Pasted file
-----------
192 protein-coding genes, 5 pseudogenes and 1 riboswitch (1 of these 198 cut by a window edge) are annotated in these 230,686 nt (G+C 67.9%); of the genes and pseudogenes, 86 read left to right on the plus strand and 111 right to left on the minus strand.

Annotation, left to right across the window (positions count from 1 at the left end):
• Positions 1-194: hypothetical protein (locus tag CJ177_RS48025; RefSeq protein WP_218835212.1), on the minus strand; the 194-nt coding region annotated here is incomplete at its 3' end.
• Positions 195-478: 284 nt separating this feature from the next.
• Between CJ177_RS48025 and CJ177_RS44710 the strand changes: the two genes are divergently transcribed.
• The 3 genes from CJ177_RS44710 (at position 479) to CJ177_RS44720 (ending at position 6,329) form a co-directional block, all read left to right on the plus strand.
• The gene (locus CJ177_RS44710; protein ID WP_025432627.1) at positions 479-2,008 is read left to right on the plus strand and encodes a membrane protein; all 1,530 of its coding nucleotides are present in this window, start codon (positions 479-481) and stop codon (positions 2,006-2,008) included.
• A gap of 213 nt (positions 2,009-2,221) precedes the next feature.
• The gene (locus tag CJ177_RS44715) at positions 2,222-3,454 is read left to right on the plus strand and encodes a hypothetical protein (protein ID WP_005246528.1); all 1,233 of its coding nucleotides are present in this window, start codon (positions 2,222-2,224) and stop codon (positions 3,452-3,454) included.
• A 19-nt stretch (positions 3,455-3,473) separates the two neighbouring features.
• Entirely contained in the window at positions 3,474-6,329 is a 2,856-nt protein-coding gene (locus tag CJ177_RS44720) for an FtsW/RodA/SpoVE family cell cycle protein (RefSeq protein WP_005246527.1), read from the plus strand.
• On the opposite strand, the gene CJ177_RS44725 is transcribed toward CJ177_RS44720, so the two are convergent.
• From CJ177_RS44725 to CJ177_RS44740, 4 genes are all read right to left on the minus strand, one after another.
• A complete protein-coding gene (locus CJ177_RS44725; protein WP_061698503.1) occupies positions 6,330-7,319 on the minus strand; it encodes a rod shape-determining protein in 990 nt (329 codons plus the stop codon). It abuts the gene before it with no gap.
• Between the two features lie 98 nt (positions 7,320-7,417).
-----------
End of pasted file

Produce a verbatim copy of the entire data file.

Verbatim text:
192 protein-coding genes, 5 pseudogenes and 1 riboswitch (1 of these 198 cut by a window edge) are annotated in these 230,686 nt (G+C 67.9%); of the genes and pseudogenes, 86 read left to right on the plus strand and 111 right to left on the minus strand.

Annotation, left to right across the window (positions count from 1 at the left end):
• Positions 1-194: hypothetical protein (locus tag CJ177_RS48025; RefSeq protein WP_218835212.1), on the minus strand; the 194-nt coding region annotated here is incomplete at its 3' end.
• Positions 195-478: 284 nt separating this feature from the next.
• Between CJ177_RS48025 and CJ177_RS44710 the strand changes: the two genes are divergently transcribed.
• The 3 genes from CJ177_RS44710 (at position 479) to CJ177_RS44720 (ending at position 6,329) form a co-directional block, all read left to right on the plus strand.
• The gene (locus CJ177_RS44710; protein ID WP_025432627.1) at positions 479-2,008 is read left to right on the plus strand and encodes a membrane protein; all 1,530 of its coding nucleotides are present in this window, start codon (positions 479-481) and stop codon (positions 2,006-2,008) included.
• A gap of 213 nt (positions 2,009-2,221) precedes the next feature.
• The gene (locus tag CJ177_RS44715) at positions 2,222-3,454 is read left to right on the plus strand and encodes a hypothetical protein (protein ID WP_005246528.1); all 1,233 of its coding nucleotides are present in this window, start codon (positions 2,222-2,224) and stop codon (positions 3,452-3,454) included.
• A 19-nt stretch (positions 3,455-3,473) separates the two neighbouring features.
• Entirely contained in the window at positions 3,474-6,329 is a 2,856-nt protein-coding gene (locus tag CJ177_RS44720) for an FtsW/RodA/SpoVE family cell cycle protein (RefSeq protein WP_005246527.1), read from the plus strand.
• On the opposite strand, the gene CJ177_RS44725 is transcribed toward CJ177_RS44720, so the two are convergent.
• From CJ177_RS44725 to CJ177_RS44740, 4 genes are all read right to left on the minus strand, one after another.
• A complete protein-coding gene (locus CJ177_RS44725; protein WP_061698503.1) occupies positions 6,330-7,319 on the minus strand; it encodes a rod shape-determining protein in 990 nt (329 codons plus the stop codon). It abuts the gene before it with no gap.
• Between the two features lie 98 nt (positions 7,320-7,417).